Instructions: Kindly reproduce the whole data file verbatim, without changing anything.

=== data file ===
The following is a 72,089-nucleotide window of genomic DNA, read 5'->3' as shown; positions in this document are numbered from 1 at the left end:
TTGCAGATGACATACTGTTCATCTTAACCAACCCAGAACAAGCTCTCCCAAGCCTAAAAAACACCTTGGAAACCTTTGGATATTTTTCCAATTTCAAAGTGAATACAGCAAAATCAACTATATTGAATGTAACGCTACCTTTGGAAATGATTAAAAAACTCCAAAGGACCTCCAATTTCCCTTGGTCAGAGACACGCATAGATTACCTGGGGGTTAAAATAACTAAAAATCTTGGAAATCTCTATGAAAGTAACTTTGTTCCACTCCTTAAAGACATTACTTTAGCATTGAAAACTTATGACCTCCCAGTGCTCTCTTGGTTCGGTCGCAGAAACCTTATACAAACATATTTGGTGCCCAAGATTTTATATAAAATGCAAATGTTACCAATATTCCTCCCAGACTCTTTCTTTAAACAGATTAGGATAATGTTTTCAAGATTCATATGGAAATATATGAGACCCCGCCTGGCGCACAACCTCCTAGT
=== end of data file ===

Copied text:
The following is a 72,089-nucleotide window of genomic DNA, read 5'->3' as shown; positions in this document are numbered from 1 at the left end:
TTGCAGATGACATACTGTTCATCTTAACCAACCCAGAACAAGCTCTCCCAAGCCTAAAAAACACCTTGGAAACCTTTGGATATTTTTCCAATTTCAAAGTGAATACAGCAAAATCAACTATATTGAATGTAACGCTACCTTTGGAAATGATTAAAAAACTCCAAAGGACCTCCAATTTCCCTTGGTCAGAGACACGCATAGATTACCTGGGGGTTAAAATAACTAAAAATCTTGGAAATCTCTATGAAAGTAACTTTGTTCCACTCCTTAAAGACATTACTTTAGCATTGAAAACTTATGACCTCCCAGTGCTCTCTTGGTTCGGTCGCAGAAACCTTATACAAACATATTTGGTGCCCAAGATTTTATATAAAATGCAAATGTTACCAATATTCCTCCCAGACTCTTTCTTTAAACAGATTAGGATAATGTTTTCAAGATTCATATGGAAATATATGAGACCCCGCCTGGCGCACAACCTCCTAGT